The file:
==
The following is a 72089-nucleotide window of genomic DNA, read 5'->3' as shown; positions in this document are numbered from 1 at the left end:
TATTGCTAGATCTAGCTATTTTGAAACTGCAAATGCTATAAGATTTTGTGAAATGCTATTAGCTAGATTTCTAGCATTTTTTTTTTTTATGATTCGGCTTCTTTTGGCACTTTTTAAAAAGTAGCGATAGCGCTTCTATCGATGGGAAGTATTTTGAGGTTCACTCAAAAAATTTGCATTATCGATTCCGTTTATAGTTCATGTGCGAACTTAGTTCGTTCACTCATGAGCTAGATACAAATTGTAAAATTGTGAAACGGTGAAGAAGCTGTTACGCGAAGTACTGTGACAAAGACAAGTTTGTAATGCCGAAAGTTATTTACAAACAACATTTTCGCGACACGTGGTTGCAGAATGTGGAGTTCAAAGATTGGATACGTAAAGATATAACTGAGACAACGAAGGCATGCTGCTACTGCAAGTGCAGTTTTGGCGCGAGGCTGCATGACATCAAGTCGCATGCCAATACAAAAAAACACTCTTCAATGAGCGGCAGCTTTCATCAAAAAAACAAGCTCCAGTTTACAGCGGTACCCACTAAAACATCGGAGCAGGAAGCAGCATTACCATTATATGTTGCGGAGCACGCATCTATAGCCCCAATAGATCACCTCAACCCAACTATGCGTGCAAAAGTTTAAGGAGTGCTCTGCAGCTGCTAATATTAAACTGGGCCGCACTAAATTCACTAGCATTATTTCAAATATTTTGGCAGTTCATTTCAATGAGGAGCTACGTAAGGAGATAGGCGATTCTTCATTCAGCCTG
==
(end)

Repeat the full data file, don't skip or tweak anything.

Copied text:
The following is a 72089-nucleotide window of genomic DNA, read 5'->3' as shown; positions in this document are numbered from 1 at the left end:
TATTGCTAGATCTAGCTATTTTGAAACTGCAAATGCTATAAGATTTTGTGAAATGCTATTAGCTAGATTTCTAGCATTTTTTTTTTTTATGATTCGGCTTCTTTTGGCACTTTTTAAAAAGTAGCGATAGCGCTTCTATCGATGGGAAGTATTTTGAGGTTCACTCAAAAAATTTGCATTATCGATTCCGTTTATAGTTCATGTGCGAACTTAGTTCGTTCACTCATGAGCTAGATACAAATTGTAAAATTGTGAAACGGTGAAGAAGCTGTTACGCGAAGTACTGTGACAAAGACAAGTTTGTAATGCCGAAAGTTATTTACAAACAACATTTTCGCGACACGTGGTTGCAGAATGTGGAGTTCAAAGATTGGATACGTAAAGATATAACTGAGACAACGAAGGCATGCTGCTACTGCAAGTGCAGTTTTGGCGCGAGGCTGCATGACATCAAGTCGCATGCCAATACAAAAAAACACTCTTCAATGAGCGGCAGCTTTCATCAAAAAAACAAGCTCCAGTTTACAGCGGTACCCACTAAAACATCGGAGCAGGAAGCAGCATTACCATTATATGTTGCGGAGCACGCATCTATAGCCCCAATAGATCACCTCAACCCAACTATGCGTGCAAAAGTTTAAGGAGTGCTCTGCAGCTGCTAATATTAAACTGGGCCGCACTAAATTCACTAGCATTATTTCAAATATTTTGGCAGTTCATTTCAATGAGGAGCTACGTAAGGAGATAGGCGATTCTTCATTCAGCCTG